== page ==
CyberGIS Map by Siri Polk

How can we use mapping to address COVID?

"This would help Senior Citizens if they can't go out and into the stores. I wanted to make a map of where there would be masks in the neighborhood. That way if people needed to get masks they didn’t have to go into stores, and risk getting COVID. Also if someone who had COVID. but didn’t know it went into a store to buy a mask they would spread it. I think this will help, by people not needing to go into stores to buy masks, when they need them. Also people who might have COVID, but do not know, if they don't have masks they will spread COVID. But if they are able to get masks without having to go in stores and not only endanger other people, but also make it worse for themselves. If they could avoid going into stores, they would lower the risk for everyone by a bit." Siri Polk.

After the community mapping segment of the Nobel Project, students learned how to develop resiliency toolkits. Karen Simms from the Trauma Resiliency Initiative, Inc. taught the Nobel scholars how stress affects their brains, bodies and emotions and how to foster their well-being. The Nobel scholars learned about creating legacy wealth from Dr. Pamela Jolly, CEO of Torch Enterprise, Inc. Dr. Jolly discussed the importance of understanding their roots by interviewing their parents, grandparents and great-grandparents. The Nobel Scholars will continue to build their resiliency toolkits and legacy wealth throughout the program.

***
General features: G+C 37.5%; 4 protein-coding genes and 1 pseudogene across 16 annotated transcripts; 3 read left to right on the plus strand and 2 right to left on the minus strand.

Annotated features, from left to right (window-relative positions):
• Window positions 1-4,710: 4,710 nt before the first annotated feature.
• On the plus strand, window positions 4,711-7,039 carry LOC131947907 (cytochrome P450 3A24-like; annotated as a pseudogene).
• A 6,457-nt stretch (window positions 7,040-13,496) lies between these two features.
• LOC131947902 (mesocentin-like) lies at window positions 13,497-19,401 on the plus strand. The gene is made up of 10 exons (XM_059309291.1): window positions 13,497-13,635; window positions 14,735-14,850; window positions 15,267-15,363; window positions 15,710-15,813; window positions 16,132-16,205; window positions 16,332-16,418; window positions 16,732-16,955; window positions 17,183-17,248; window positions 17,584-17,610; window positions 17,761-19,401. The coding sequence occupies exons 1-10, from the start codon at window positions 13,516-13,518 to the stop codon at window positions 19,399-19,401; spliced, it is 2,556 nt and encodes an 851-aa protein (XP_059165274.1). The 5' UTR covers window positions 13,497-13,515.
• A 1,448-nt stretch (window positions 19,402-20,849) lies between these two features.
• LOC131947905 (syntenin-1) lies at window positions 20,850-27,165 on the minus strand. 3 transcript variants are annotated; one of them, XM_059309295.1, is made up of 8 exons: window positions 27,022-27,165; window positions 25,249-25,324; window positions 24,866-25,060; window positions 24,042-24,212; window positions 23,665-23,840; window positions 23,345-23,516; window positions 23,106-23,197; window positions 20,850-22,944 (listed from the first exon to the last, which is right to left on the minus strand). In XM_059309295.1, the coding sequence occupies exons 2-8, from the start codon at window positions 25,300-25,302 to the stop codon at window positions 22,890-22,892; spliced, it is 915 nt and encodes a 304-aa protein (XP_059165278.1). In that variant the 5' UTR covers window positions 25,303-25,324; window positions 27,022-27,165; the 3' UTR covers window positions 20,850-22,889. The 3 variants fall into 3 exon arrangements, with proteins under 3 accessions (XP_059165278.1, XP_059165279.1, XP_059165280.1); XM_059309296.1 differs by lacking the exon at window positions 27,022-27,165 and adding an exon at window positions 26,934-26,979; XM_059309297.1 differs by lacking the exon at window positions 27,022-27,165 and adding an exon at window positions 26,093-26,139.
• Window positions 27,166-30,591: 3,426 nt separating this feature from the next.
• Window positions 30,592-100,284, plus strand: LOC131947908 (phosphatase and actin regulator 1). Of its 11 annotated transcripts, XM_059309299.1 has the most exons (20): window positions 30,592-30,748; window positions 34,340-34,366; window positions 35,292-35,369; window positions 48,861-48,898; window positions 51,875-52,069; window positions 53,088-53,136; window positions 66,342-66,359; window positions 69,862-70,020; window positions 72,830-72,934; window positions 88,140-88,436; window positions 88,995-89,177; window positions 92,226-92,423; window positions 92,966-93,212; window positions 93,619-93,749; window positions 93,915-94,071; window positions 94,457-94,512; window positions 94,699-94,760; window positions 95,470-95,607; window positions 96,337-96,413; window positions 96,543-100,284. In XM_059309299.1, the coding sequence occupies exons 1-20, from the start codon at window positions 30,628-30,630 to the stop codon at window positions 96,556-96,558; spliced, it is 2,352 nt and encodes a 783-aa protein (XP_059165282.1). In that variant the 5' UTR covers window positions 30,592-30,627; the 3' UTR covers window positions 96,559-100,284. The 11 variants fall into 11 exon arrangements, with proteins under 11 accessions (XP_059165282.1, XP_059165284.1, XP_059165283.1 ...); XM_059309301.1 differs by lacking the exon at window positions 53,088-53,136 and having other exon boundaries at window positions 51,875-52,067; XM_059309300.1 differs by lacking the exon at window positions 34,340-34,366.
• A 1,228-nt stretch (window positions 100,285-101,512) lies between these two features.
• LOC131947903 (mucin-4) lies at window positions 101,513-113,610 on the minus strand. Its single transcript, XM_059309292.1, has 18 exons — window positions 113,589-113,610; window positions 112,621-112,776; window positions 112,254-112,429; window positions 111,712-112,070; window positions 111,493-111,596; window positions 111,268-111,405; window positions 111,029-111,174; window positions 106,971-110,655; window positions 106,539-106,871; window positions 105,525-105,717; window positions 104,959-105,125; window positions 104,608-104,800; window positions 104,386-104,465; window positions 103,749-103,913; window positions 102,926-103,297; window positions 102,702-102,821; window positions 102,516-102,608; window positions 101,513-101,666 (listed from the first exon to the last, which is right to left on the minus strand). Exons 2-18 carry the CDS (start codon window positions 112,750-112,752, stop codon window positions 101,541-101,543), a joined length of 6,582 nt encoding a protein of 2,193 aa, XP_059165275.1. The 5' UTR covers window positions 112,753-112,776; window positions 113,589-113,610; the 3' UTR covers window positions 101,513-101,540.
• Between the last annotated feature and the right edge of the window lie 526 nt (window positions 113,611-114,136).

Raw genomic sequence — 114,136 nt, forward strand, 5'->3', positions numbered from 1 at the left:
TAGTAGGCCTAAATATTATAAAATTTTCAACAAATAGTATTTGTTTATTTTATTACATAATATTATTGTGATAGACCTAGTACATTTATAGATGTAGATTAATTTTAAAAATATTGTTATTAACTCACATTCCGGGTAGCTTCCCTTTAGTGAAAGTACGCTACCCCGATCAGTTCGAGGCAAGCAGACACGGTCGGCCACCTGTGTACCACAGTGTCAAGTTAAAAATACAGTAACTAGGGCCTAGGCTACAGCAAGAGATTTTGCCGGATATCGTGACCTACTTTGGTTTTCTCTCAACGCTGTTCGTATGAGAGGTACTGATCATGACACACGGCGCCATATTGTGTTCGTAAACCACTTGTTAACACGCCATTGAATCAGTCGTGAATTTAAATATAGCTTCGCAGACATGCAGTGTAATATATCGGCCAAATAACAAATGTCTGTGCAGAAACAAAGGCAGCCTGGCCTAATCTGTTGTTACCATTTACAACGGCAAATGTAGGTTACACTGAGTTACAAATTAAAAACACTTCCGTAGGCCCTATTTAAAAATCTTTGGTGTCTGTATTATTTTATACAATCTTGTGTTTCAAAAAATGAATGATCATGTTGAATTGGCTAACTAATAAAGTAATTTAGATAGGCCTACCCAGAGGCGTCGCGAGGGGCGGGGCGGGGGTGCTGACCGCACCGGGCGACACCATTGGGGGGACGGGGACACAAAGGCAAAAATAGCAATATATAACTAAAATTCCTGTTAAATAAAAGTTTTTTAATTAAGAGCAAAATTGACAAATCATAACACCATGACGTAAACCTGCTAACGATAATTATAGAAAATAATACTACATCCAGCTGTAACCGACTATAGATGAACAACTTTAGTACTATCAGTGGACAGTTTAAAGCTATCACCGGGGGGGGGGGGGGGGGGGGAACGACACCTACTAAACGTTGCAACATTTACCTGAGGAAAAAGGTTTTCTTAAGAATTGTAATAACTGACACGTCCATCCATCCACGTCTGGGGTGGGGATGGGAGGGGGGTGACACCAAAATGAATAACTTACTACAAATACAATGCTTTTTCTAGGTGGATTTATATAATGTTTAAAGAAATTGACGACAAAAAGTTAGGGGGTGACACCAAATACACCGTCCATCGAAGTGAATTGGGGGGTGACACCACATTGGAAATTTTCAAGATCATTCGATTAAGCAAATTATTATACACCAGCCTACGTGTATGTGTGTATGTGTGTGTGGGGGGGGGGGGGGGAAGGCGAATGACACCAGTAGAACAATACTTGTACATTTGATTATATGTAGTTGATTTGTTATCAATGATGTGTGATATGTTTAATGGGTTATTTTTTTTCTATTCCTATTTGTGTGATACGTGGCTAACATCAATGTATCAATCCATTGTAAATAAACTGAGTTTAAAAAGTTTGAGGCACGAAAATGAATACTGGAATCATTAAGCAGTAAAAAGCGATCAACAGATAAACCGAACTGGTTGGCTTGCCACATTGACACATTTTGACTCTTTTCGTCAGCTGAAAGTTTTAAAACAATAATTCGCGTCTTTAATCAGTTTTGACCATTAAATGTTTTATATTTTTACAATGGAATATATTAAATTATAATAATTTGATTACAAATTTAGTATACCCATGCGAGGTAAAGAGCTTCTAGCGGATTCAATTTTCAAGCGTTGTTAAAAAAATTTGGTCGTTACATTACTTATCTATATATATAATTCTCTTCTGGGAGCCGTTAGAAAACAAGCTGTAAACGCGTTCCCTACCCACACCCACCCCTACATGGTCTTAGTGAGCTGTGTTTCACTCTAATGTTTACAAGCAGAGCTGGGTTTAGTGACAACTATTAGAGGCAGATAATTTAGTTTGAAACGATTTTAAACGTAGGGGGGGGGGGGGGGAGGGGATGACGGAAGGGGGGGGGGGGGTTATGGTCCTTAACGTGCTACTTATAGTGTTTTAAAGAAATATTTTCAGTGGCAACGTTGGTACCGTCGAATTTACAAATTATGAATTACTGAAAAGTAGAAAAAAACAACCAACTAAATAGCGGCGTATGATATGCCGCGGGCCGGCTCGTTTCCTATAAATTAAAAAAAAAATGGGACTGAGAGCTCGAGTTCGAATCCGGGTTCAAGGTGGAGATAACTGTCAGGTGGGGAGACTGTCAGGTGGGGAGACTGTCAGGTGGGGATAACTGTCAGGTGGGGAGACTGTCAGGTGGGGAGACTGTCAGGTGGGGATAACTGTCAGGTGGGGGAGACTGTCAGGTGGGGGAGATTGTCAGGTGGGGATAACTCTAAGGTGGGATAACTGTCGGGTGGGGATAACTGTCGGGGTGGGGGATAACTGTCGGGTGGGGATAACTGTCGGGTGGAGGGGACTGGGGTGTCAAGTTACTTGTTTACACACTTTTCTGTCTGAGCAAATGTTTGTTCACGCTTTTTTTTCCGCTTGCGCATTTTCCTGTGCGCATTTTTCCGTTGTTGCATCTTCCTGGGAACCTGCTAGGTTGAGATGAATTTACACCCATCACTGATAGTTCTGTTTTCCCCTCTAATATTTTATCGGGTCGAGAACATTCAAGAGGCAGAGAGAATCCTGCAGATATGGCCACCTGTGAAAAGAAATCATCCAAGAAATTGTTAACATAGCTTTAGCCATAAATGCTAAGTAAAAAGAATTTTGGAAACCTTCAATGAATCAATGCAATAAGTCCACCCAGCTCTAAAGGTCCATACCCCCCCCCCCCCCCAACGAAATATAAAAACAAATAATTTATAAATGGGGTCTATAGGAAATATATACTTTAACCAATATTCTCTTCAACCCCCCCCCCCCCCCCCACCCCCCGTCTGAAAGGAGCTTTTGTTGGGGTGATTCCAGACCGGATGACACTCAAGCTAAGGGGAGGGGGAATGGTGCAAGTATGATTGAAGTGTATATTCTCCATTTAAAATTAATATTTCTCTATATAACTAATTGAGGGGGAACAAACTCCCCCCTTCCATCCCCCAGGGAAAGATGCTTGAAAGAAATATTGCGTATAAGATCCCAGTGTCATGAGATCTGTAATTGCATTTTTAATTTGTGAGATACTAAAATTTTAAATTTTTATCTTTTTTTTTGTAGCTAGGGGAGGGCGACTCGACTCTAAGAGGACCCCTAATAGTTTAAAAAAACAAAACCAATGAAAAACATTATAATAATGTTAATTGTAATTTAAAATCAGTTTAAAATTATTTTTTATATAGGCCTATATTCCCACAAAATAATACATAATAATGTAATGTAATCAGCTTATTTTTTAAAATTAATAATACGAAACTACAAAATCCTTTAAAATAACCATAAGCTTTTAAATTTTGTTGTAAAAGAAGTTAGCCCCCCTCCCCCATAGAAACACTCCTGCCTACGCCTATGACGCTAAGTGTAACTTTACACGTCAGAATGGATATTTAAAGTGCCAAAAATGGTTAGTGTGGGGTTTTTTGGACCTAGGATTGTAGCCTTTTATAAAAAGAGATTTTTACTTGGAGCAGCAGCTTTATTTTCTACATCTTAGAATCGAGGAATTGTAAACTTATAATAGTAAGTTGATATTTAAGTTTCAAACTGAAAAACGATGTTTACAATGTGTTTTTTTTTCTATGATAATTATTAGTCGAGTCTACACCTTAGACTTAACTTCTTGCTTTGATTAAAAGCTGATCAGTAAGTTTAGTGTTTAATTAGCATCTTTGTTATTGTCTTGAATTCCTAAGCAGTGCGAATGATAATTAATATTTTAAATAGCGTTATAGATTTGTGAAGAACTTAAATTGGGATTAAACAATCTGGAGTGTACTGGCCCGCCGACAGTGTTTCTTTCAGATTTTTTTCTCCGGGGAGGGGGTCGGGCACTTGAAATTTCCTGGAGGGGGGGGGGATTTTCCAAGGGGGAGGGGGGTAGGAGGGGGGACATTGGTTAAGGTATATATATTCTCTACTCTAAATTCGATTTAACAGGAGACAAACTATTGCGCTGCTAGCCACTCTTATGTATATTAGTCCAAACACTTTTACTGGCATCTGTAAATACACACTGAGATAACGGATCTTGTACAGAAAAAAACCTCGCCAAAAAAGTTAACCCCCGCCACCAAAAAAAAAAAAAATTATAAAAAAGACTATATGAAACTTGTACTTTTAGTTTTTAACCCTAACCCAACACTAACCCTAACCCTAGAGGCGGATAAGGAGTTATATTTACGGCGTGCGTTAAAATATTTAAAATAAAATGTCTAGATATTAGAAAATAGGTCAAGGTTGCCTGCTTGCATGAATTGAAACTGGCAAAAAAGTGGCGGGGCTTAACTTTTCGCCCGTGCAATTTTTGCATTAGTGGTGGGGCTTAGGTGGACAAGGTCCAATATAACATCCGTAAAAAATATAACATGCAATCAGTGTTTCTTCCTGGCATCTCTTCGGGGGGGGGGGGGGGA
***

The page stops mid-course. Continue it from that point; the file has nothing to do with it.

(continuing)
Karen Simms from the Trauma Resiliency Initiative, Inc. taught the Nobel scholars how stress affects their brains, emotions and health and how to foster their well-being.

Tanya Parker from Unity in Action Magazine is currently working with the Nobel scholars to help them explore careers in the Art Sciences and to demonstrate the applications of computer science in the arts. The Nobel scholars learned the science behind graphic design that involved understanding how different colors and fonts set different tones for the graphic and ultimately the reader. Ms. Parker worked with the scholars to use graphic designs and other tools to create a DREAM incubator.

The DREAM incubator involves having students state their most audacious goals and matching them with mentors who can provide them with current opportunities related to their DREAMs and help them to start achieving their goals in the long-term. The objective is to have students see themselves as computer scientists, physicians, graphic designers, etc. and to develop a portfolio of experiences related to their DREAMs staring now!

Tanya Parker from Unity in Action Magazine is working with youth to explore careers in the Art Sciences. Students started learning the computer science behind graphic design. They studied the different emotional messages and that can be created based on the selection of color and font.

Other Nobel Project students that participated in the DREAM Incubator- Graphic Design contest include: Diana Rivas, Hector Davila, Adam Delong, Jeremiah Mack, Devon Frierson, Tori Harvey, Nicholas Wilson, Siri Polk, and Logan Walford.

The Nobel Project is a collaboration between STEM Illinois, Carle IIlinois College of Medicine, departments/units and community partners: Tanya Parker (Founder of Unity in Action Magazine), Barbara Gillespie (Afro-Academic, Cultural, Technical and Scientific Olympic/ACT-SO), Margarita Teran-Garcia (Division of Nutritional Sciences and Extension Hispanic Health Programs), Keith obs (4-H and STEM, Extension), Katina Wilcher (CommUniversity), Joe Bradley (Bioengineering and College of Business), LaTonya Webb (Business Community Economic Development), La`Keisha Sewell (CI MED), Theresa Robinson (Girls Like Me), Pamela Jolly (Torch Enterprises Inc.), Jifunza Wright-Carter (Black Oaks Center, Pembroke), Brenda Miles (Pembroke Township Supervisor), Johari Cole (Pembroke Farmers Cooperative and Pembroke Farming Family), Siebel Center for Design (Rachel Switzky, Kendra Wieneke, Amada Henderson, Lucas O’Bryan and Elisabeth Braits), and Simon Fraser University in Canada (Kelly Nolan, Fred Popowhich, Lydia Odilinye and Fatou Sarr).

Reference: By Innes, Elizabeth,

Tanya Parker